On the day that new coronavirus cases across the United States hit their highest total since the pandemic began, the Senate Homeland Security Committee held a hearing on an antimalarial drug that has repeatedly been shown to be ineffective at treating covid-19.

As the country logged 185,424 daily infections Thursday, the committee spent more than two hours revisiting discussion about hydroxychloroquine as a potential covid-19 treatment — a debate that leading health experts say was settled months ago.

Study after study has shown that the drug touted by President Trump and his allies as a solution to the pandemic is ineffective in protecting patients against the virus. Top health officials in the Trump administration, including Anthony S. Fauci and Deborah Birx, have said clinical trials show the drug is unhelpful.

Committee Chairman Ron Johnson (R-Wis.) returned to the issue anyway, calling a panel of witnesses who have publicly supported the drug. He repeatedly criticized the medical community, suggesting at one point that it had “censored” evidence that hydroxychloroquine could work and that federal scientific agencies may have “turned a blind eye” toward the treatment because of Trump’s promotion of it.

Johnson also wondered aloud whether doctors and medical experts were backing another drug, remdesivir, over hydroxychloroquine because remdesivir sales bring in more money for pharmaceutical companies.

“I question the fact that because this cocktail costs about $20 and remdesivir costs $3,000, that maybe there’s a little bias, maybe there’s a little conflict, maybe there’s a little agenda,” he said.

The Food and Drug Administration withdrew its emergency-use authorization for hydroxychloroquine in hospitalized patients in June, concluding that safety risks, including heart problems, outweighed any potential benefits. It has also warned against using the drug in outpatient settings, saying it could cause serious heart rhythm problems.

The first randomized clinical trial later found that hydroxychloroquine was no more effective than a placebo at treating covid-19 in patients who were not hospitalized.

Ashish Jha, dean of Brown University School of Public Health, testified in support of those findings that “dozens of studies” failed to find any benefit to hydroxychloroquine. The “clear consensus in the medical and scientific community, based on overwhelming evidence,” is that it does not work, he said.

“Hydroxychloroquine is a cheap and widely available medicine,” said Jha, who was chosen to testify by ranking Democrat Gary Peters (Mich.). “Had it been effective, it would have made an enormous difference in this pandemic. Unfortunately, it isn’t effective, and it has not made a difference."

Still, the three witnesses selected by Johnson expressed strong support for using hydroxychloroquine in outpatient settings.

“This drug is extremely safe, exceedingly safe,” said Harvey Risch, a professor of epidemiology and public health at Yale University. “We know this from common sense. This is a medication that’s been used for 65 years by hundreds of millions of people in tens of billions of doses worldwide.”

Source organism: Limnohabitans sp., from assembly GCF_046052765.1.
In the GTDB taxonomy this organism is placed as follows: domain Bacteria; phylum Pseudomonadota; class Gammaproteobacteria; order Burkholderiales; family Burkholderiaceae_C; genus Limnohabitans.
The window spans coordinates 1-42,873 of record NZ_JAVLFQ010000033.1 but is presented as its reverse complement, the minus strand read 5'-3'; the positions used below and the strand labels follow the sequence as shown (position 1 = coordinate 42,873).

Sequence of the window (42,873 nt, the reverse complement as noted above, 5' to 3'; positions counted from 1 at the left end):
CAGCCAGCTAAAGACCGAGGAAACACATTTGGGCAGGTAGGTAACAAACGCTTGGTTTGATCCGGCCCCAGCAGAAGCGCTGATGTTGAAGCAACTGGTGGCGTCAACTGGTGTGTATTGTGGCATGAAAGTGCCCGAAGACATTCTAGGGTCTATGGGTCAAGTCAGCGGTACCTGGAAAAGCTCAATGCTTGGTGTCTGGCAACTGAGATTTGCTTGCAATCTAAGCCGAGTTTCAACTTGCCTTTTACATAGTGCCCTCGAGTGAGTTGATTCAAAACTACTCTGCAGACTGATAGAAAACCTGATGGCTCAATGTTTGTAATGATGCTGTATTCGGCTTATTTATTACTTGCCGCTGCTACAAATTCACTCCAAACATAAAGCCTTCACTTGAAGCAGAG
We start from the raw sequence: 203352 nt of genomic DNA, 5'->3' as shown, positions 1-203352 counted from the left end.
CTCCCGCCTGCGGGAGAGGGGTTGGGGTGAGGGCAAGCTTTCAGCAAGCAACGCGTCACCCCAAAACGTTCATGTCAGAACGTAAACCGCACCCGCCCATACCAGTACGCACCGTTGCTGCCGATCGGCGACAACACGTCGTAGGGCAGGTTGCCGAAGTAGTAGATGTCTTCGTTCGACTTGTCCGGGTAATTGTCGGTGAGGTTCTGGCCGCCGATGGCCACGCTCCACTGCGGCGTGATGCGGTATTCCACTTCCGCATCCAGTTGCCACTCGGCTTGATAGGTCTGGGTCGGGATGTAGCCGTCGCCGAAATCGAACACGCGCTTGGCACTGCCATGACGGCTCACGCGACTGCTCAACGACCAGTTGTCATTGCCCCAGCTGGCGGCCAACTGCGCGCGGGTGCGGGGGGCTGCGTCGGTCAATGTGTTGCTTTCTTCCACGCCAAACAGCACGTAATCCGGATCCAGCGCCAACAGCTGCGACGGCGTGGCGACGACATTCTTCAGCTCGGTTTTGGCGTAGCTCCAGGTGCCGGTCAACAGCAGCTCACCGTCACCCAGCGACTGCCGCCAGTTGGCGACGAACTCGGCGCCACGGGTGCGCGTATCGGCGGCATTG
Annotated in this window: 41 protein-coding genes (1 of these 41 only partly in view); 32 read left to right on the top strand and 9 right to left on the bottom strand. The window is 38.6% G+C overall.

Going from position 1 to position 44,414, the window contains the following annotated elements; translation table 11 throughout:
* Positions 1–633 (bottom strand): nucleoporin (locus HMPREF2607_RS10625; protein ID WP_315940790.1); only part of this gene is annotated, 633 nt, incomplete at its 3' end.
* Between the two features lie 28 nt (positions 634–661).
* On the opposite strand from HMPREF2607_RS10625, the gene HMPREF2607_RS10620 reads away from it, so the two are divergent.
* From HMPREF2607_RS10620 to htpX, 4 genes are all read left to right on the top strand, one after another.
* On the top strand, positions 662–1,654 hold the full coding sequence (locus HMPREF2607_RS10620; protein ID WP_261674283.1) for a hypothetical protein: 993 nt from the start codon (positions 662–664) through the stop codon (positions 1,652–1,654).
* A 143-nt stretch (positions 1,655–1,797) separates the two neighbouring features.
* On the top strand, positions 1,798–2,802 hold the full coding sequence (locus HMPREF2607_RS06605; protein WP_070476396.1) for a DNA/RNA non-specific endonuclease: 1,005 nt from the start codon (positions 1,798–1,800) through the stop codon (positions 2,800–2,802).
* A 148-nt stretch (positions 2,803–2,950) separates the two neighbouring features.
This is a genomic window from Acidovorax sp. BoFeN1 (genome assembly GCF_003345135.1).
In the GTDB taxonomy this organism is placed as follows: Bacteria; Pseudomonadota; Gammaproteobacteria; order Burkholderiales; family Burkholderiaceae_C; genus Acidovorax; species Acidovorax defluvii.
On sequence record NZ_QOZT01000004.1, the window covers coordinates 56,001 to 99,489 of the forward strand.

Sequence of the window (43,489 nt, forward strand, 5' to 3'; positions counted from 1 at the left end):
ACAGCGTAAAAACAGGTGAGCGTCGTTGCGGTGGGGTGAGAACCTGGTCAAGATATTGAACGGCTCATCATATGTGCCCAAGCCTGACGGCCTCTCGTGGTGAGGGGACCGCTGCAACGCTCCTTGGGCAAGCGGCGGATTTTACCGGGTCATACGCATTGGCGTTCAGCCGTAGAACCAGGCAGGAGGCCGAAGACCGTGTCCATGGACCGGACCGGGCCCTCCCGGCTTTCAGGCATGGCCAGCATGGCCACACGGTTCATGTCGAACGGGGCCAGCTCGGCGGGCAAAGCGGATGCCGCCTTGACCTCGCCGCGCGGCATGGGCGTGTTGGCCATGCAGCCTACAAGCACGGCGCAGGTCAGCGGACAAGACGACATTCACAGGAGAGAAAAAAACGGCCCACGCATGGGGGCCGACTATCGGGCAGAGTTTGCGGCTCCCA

Risch has advocated for the use of hydroxychloroquine at least since May, when he published a paper in support of it. More than two dozen of his colleagues responded in August with a letter expressing concern that Risch, whose research focuses on cancer and not infectious diseases, was not swayed by data refuting his arguments.

George Fareed, a family medicine specialist in Brawley, Calif., testified that he had effectively treated covid-19 patients with hydroxychloroquine. He had previously written to the Trump administration to urge it to promote the use of the drug within the first five days of a patient’s illness.

The two other Republican senators who spoke, Mike Enzi (Wyo.) and James Lankford (Okla.), asked about early treatments without directly expressing support for hydroxychloroquine. Most Democrats ignored the topic and used their time to highlight other pandemic issues, including Americans’ willingness to accept a future vaccine and small gatherings driving the spread of the virus.

But the hearing’s most contentious moments came when the witnesses contradicted each other on the efficacy of hydroxychloroquine, including when Peter McCullough, vice chief of internal medicine at Baylor University Medical Center, testified that Jha’s opposition to the drug was “reckless and dangerous for the nation.” He said Jha was promoting misinformation by expressing concern about the drug’s safety.

Reflecting on the hearing afterward, Jha said it was “stunning” because it pushed the view that mitigation measures such as wearing masks and maintaining social distance are unimportant because the illness can easily be treated with hydroxychloroquine.

“I tried to explain that doctors don’t want to kill their patients by withhold[ing] therapy,” he tweeted. “But evidence matters They tried to flip the narrative: that evidence was misinformation And ‘art of medicine’ was what mattered.”

Jha added: “The hearing was a testament to how politicized science has become."

Derek Hawkins contributed to this report.